The tour was not what I expected, but not bad.  It was informative and short.  I thought we'd be taken through everything but not so.  They explained a few things about the lighthouse and it's history, but once it was time to actually head into the lighthouse, they sent us on our merry way. 

It's the 100th year of the lighthouse so I imagine they've had quite a bit of visitors.  We were all quite surprised at how small the lighthouse actually was.  Very deceiving from pictures.

We walked through one of the three houses for the lightkeepers and then headed down a path which led to approximately 195 steps to the lake.  After our hike all I could think was how awful that climb up was going to be.

But the view was pretty cool:

And pulling out my Ansel Adams again...

Maddie and Jake had another round of walking around rocks on the lake's shore. 

There's a book out for the 100th birthday that contains photographs from different angles.  I can see where the photographer was intrigued by the subject.  After hearing some of the history of the building and the people, it's an interesting subject to play around with.

But some other subjects are cuter than that tiny little lighthouse in the distance.

Further along the shore there were piles and piles of rocks that people had assembled.  Jake was inspired.

He created his own artwork.  We tried to guess how long his creation would last along the shore.

We thought maybe in a couple years we should go back to visit and see if it was still in one piece.

Thursday, September 9, 2010

Fish Tales

Talk about some tall tales...

Or long ones as this vacation tale is becoming.  But here I go, pulling out the slides again for our company.

On our second full day of vacation we decided to go fishing.  Mike talked with someone in the visitor center who told her that the best fishing between the parks (there are several in the area) was Mic Mac Lake in Tettegouche Park which is about 25 minutes from Gooseberry.  We headed out early in the morning bringing not only our fishing gear, but our lunch and dishes as well. 

We got to our destination and pulled everything out.  We had been told that it was going to be a 1.5 mile walk into the actual lake but not that big of a deal.  Everyone carried something with Mike hauling the giant backpack filled with all our dishes and food.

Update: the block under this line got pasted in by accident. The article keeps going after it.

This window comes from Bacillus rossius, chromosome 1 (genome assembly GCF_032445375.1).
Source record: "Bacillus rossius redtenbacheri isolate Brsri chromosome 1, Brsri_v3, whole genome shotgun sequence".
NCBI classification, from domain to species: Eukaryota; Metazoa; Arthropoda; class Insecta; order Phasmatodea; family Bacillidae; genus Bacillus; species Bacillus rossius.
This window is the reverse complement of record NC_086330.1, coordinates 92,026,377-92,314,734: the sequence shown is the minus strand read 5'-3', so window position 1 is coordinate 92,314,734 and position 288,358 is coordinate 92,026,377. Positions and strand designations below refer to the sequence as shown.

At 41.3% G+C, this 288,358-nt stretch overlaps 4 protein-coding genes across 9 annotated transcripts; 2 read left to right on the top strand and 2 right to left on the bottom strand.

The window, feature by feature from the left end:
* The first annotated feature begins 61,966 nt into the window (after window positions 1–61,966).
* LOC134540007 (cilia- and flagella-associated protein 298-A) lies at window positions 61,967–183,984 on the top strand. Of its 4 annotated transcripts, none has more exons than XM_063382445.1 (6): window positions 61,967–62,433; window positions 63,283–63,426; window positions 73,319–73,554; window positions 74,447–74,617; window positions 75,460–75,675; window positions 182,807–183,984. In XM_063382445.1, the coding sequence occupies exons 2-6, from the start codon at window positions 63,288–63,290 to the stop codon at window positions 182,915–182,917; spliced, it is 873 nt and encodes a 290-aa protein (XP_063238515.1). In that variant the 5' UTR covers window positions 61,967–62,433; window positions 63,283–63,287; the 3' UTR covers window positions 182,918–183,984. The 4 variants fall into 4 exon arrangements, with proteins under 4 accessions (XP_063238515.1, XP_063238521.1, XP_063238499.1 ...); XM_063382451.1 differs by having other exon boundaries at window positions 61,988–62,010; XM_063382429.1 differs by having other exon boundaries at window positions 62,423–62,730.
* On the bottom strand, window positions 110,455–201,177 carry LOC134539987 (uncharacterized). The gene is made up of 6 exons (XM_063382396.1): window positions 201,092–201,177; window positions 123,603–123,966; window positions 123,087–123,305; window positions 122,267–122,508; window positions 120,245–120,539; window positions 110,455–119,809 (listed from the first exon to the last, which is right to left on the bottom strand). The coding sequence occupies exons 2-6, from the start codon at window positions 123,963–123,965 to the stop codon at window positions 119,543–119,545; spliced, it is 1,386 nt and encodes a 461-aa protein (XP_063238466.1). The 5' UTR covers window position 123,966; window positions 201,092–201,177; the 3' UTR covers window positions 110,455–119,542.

This was the longest 1.5 miles we've ever tackled.  Because I didn't take pictures of the actual walk up, I have taken the liberty to draw a map for you:

No joke.  This wasn't a casual 1.5 mile hike.  It was steeply uphill.  And when we got to one point Maddie saw a sign that said, "Congratulations!  It's all downhill from here!"  On the way down Mike said, "I'm not even excited that we are heading downhill.  I know on the way back I just have to climb up it."

40 minutes later we got to our destination.

There are cabins in this area that people can hike their gear into and stay at.  Cute cabins.  I'd have to permanently live there to make that hike worth all the camping gear.  But we found these two docks.

While Mike baited the lines, the kids tried to find the fish.  They were slightly discouraged when all they found was minnows.

But we started fishing and not much was happening.  Mike and Maddie headed around the bend to look for a second dock we'd heard about.  Jake and I kept fishing and hoping.

Pretty soon Maddie came running onto the dock yelling, "I caught a fish!  I caught a fish!" and Mike followed to tell us to follow them back to the other dock where it was a little easier to get everyone on the dock.

Jake announced that we were not allowed to leave until all of us had caught at least one fish.  I didn't think I'd ever see home again.

But, the morning and afternoon sailed by and we each caught our fish.